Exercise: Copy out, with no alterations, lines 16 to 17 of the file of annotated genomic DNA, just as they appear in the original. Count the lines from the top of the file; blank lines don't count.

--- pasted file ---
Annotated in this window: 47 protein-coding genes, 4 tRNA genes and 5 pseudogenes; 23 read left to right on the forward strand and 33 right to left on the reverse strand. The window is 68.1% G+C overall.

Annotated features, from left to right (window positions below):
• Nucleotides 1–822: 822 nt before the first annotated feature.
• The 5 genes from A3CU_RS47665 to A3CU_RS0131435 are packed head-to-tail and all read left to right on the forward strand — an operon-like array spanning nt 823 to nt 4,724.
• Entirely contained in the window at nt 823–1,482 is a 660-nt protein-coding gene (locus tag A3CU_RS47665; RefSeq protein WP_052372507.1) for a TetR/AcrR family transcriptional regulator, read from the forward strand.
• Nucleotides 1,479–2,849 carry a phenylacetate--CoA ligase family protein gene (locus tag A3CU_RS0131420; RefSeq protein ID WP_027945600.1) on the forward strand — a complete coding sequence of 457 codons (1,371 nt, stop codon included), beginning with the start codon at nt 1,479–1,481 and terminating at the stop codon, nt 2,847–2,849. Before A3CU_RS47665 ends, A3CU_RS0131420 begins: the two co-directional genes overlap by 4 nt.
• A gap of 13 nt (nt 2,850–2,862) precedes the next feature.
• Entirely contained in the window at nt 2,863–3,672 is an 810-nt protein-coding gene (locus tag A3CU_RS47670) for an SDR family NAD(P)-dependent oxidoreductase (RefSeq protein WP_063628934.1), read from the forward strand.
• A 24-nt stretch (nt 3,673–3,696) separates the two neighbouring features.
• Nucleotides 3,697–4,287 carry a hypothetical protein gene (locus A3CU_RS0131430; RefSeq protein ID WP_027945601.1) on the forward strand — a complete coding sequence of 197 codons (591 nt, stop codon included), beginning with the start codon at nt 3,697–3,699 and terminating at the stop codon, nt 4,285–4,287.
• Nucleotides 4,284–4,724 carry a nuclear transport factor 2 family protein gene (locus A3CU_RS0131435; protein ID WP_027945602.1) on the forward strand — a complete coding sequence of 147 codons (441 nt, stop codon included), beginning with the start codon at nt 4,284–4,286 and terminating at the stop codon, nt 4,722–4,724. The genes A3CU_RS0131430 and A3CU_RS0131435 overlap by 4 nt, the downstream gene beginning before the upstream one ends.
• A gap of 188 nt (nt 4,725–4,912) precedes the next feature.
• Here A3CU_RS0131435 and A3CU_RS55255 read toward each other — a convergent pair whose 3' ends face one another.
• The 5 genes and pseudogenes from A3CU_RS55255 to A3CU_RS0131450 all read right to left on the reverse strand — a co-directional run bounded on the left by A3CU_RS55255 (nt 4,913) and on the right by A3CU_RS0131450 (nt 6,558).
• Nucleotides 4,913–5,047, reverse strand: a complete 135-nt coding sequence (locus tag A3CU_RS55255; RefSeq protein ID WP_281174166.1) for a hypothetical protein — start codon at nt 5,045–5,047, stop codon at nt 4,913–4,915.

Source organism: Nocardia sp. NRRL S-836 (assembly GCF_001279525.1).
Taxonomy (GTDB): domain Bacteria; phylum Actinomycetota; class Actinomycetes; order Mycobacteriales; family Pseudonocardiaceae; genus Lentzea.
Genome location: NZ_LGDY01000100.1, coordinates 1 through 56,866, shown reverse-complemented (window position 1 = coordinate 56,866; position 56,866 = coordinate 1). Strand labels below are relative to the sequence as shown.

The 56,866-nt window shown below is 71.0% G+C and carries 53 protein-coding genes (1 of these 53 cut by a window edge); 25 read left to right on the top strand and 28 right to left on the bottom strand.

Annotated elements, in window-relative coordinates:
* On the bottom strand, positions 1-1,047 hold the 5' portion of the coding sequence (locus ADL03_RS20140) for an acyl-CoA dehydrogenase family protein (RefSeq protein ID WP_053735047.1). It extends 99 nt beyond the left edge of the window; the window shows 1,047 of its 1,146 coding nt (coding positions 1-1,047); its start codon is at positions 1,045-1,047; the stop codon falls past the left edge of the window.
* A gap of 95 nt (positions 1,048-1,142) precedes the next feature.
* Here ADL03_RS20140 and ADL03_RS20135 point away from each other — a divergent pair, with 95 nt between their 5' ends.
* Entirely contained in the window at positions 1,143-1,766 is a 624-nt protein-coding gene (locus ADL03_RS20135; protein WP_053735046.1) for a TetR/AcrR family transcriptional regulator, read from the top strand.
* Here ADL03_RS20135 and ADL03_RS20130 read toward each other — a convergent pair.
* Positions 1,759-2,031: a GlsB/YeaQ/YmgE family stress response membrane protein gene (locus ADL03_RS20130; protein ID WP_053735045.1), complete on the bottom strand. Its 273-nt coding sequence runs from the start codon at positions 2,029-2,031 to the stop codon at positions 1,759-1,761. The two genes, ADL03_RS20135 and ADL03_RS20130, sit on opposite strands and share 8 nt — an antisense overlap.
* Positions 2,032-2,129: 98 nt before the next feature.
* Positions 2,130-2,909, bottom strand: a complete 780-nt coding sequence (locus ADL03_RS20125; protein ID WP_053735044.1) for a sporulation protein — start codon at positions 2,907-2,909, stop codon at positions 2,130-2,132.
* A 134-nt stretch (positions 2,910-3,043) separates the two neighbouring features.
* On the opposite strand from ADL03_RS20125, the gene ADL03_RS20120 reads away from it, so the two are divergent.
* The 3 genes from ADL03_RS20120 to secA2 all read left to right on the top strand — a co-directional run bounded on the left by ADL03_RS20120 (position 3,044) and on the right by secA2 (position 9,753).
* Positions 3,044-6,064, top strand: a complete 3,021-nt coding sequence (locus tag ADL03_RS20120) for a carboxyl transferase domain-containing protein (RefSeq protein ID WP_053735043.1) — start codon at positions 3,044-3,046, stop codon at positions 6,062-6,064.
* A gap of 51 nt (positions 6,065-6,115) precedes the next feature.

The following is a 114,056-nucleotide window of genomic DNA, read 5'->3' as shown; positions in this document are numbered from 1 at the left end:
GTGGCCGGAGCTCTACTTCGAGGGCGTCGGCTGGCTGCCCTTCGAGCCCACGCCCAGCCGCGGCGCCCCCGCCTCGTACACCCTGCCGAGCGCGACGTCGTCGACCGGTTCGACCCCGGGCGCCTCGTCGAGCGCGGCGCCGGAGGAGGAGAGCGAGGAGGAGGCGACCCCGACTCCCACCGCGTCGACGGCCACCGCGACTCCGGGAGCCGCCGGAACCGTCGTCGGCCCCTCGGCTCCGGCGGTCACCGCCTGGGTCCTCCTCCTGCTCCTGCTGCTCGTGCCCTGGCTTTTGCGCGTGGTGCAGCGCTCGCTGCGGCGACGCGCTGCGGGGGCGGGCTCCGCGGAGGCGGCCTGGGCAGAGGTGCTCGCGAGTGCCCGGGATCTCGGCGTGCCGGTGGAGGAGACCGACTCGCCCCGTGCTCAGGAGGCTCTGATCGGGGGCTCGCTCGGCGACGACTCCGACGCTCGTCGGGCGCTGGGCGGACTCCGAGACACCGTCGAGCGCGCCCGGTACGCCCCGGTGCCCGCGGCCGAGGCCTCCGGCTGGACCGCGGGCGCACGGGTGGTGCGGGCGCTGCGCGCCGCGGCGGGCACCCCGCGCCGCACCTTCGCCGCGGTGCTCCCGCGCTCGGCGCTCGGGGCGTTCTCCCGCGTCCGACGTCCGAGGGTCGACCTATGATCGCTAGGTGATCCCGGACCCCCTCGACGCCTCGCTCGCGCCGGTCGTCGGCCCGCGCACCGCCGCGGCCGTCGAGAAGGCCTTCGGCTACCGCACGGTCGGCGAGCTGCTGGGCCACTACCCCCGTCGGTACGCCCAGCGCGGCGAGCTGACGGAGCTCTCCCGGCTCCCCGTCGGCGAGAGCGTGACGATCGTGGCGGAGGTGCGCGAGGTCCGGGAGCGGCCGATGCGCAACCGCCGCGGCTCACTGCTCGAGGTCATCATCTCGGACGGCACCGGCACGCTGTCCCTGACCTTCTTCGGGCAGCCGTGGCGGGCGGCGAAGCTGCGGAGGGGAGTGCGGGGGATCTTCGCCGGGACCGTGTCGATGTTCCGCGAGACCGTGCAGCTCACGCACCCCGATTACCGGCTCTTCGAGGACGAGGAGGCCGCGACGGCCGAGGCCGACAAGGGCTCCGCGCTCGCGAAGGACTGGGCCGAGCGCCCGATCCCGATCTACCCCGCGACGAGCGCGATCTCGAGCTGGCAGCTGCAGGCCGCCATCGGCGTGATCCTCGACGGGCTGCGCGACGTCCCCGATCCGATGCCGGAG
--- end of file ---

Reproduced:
Source organism: Nocardia sp. NRRL S-836 (assembly GCF_001279525.1).
Taxonomy (GTDB): domain Bacteria; phylum Actinomycetota; class Actinomycetes; order Mycobacteriales; family Pseudonocardiaceae; genus Lentzea.